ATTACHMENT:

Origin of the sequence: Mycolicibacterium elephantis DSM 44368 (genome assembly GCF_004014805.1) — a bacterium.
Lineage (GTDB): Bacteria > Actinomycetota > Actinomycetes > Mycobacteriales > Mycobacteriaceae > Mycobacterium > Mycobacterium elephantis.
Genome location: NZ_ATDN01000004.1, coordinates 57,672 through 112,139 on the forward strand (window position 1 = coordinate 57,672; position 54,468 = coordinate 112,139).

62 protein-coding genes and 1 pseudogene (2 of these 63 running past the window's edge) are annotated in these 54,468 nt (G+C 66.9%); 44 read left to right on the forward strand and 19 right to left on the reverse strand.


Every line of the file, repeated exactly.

Origin of the sequence: Mycolicibacterium elephantis DSM 44368 (genome assembly GCF_004014805.1) — a bacterium.
Lineage (GTDB): Bacteria > Actinomycetota > Actinomycetes > Mycobacteriales > Mycobacteriaceae > Mycobacterium > Mycobacterium elephantis.
Genome location: NZ_ATDN01000004.1, coordinates 57,672 through 112,139 on the forward strand (window position 1 = coordinate 57,672; position 54,468 = coordinate 112,139).

62 protein-coding genes and 1 pseudogene (2 of these 63 running past the window's edge) are annotated in these 54,468 nt (G+C 66.9%); 44 read left to right on the forward strand and 19 right to left on the reverse strand.